As a solution to this problem, Japanese Unexamined Patent Publication No. 2-50059 also proposes a so-called "three turn" system, which has a first and second tanks arranged at the top of the evaporator, and U-shaped pipes which are in parallel and connecting the tanks with each other. The first tank has an inner partition for dividing the space inside the first tank into a first and a second chambers. The evaporating passageways are divided into a first group connected to the first chamber and a second group connected to the second chamber. The refrigerant is first introduced into the first chamber via an inlet port. From the first chamber, the refrigerant is introduced into a side of the second tank via the first group of the refrigerant evaporating passageways. In the first group of the passageways, the refrigerant is first moved downwardly. At the bottom, the direction of the flow of the refrigerant is reversed so that the refrigerant is now moved upwardly. In other words, a U-shaped flow of the refrigerant is obtained. Then, the refrigerant flows in the second chamber and is flown into the opposite side of the second tank, which is in communication only with the second group of the refrigerant evaporating passageways. In the second group of the refrigerant evaporating passageways, a similar U-shaped flow of the refrigerant is again obtained. Namely, in the second group of the passageways, the refrigerant is first moved downwardly, and, at the bottom, the direction of the flow of the refrigerant is reversed so that the refrigerant is now moved upwardly. The refrigerant is introduced into the second chamber of the first tank, from which the refrigerant is discharged via an outlet port.

In this "three turn" system, all of the passageways (heat exchanging pipes) cannot be used for introduction of the refrigerant. Namely, some of the pipes are used for an introduction of the refrigerant, while the remaining pipes are used for removing the refrigerant. When the number of the pipes is ten, five pipes can, for example, used for the introduction of the refrigerant, while five pipes can be used for the removal of the refrigerant. When seven pipes are used for the introduction of the refrigerant, three pipes are used for the removal of the refrigerant. In the three turn system, the flow of the refrigerant is subjected to three changes in the direction of the flow, on one hand, and the flow of the refrigerant is introduced into only a part of the pipes, on the other hand, thereby increasing the flow resistance. An increase in the flow resistance causes the pressure of the evaporated refrigerant at the evaporator to be reduced, thereby reducing evaporating capacity. In order to prevent the flow resistance from being highly increased, a heat exchanging pipe of a large inner thickness must be employed, which causes, however, the heat exchanging capacity to be reduced at the evaporator, thereby reducing evaporating performance.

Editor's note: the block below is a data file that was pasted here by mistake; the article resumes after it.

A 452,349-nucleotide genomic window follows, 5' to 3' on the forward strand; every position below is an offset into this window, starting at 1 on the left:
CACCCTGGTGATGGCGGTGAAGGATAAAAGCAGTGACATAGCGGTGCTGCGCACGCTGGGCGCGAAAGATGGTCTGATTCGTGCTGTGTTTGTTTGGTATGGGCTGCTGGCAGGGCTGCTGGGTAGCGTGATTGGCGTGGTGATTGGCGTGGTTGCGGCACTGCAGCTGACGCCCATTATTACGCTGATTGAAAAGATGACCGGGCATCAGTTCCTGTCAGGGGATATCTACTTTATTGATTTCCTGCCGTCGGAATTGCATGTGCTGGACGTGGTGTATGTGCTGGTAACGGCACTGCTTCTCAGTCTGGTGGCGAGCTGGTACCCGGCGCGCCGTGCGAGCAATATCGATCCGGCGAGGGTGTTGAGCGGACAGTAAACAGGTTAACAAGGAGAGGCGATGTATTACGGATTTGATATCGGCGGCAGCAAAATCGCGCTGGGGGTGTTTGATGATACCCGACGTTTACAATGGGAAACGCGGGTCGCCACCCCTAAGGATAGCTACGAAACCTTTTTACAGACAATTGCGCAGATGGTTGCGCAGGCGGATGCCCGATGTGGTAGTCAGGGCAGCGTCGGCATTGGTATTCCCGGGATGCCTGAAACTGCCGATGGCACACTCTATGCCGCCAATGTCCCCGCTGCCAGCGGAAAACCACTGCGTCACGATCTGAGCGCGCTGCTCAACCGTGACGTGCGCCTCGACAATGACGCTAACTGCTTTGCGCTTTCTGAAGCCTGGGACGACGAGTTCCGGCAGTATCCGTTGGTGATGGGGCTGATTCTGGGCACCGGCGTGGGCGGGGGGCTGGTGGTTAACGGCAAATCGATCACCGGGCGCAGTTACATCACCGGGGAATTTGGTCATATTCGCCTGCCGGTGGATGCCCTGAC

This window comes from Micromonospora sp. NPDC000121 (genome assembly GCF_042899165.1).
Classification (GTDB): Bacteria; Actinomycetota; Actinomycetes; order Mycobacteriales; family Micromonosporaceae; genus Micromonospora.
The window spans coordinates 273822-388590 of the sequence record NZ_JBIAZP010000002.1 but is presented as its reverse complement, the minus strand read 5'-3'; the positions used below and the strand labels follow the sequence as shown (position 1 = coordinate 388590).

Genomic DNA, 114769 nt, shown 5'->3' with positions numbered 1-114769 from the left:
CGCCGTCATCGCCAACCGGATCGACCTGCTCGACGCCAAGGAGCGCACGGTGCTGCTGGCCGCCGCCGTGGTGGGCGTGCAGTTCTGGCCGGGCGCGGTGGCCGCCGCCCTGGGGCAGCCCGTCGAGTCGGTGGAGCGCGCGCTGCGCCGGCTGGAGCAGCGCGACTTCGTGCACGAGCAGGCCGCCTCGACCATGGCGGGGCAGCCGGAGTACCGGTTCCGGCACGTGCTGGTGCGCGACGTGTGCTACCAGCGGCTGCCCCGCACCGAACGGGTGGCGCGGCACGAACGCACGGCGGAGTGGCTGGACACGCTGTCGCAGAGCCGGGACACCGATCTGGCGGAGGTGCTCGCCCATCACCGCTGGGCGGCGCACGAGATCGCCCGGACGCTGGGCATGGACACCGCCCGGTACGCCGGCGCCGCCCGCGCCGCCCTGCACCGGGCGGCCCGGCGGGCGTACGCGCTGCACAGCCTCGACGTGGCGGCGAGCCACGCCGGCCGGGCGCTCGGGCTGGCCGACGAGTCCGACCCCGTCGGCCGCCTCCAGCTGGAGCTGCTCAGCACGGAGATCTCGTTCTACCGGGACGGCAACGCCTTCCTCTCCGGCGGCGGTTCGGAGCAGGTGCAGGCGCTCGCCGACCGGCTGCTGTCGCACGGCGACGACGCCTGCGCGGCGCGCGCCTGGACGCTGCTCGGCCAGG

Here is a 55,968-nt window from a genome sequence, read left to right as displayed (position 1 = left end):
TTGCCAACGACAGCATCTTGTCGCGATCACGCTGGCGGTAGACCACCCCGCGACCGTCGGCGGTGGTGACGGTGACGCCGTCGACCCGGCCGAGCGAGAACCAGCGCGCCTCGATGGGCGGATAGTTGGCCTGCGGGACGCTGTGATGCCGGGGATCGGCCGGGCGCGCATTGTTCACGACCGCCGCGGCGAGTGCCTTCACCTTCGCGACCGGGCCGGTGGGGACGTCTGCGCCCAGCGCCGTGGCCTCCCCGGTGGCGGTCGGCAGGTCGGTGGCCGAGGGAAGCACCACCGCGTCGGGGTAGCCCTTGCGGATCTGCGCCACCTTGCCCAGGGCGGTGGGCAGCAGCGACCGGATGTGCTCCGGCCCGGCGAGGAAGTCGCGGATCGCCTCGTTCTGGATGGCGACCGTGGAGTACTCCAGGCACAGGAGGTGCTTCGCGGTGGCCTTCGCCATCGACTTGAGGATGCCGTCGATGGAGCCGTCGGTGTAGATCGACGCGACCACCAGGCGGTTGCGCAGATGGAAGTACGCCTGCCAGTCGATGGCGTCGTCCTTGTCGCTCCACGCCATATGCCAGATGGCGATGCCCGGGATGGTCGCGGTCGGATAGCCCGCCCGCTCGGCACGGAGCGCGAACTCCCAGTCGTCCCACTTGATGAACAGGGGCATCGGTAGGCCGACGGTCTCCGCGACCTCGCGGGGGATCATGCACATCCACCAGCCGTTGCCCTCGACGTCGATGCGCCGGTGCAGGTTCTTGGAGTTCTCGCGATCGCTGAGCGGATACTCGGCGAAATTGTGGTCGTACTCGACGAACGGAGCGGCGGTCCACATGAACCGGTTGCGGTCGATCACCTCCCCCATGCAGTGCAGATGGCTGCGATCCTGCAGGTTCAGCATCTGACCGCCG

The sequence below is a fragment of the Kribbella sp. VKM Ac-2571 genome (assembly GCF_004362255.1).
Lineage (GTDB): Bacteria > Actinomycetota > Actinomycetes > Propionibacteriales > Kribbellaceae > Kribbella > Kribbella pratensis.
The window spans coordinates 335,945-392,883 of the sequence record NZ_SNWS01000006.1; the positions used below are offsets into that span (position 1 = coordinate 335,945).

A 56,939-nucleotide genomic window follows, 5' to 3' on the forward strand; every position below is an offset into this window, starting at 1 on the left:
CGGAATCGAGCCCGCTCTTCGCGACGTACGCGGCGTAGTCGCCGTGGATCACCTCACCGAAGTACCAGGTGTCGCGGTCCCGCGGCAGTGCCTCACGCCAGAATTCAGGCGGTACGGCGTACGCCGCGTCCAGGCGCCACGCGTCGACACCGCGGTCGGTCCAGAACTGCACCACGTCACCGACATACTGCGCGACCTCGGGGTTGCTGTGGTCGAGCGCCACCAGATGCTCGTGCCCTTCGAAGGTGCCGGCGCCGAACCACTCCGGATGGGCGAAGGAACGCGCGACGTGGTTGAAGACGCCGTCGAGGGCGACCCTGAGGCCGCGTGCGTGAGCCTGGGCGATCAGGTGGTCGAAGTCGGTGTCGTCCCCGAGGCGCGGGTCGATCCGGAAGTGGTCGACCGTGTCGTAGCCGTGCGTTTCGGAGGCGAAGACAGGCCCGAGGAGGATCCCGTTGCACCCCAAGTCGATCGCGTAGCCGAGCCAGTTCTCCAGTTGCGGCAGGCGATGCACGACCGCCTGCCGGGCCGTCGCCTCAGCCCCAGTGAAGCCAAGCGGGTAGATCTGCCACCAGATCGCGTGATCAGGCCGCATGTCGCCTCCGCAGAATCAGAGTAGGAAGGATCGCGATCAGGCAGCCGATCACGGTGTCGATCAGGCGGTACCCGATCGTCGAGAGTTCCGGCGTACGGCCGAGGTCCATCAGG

SUMMARY OF THE INVENTION

An object of the present invention is to provide an evaporator capable of providing an increased evaporating performance.

Another object of the present invention is to provide an evaporator capable of providing a reduced pressure loss, with an increased heat exchanging capacity.

Still another object of the present invention is to provide an evaporator capable of preventing a flow resistance from being reduced, using a reduced value of the inner thickness of a flattened heat exchanging pipe.

According to the present invention, a refrigerating system is provided, comprising:

a compressor for compressing a refrigerant;

a condenser connected to the compressor for condensing the refrigerant from the compressor;

a pressure reducer connected to the condenser for reducing a pressure of the condensed gas;

an evaporator connected to the pressure reduced for evaporating the refrigerant from the pressure reducer, and;

means arranged between the pressure reducer and the evaporator for controlling a degree of dryness of the refrigerant introduced into the evaporator.

The evaporator also comprises:

a stack of flattened tubes defining therein vertically extending heat exchanging passageways;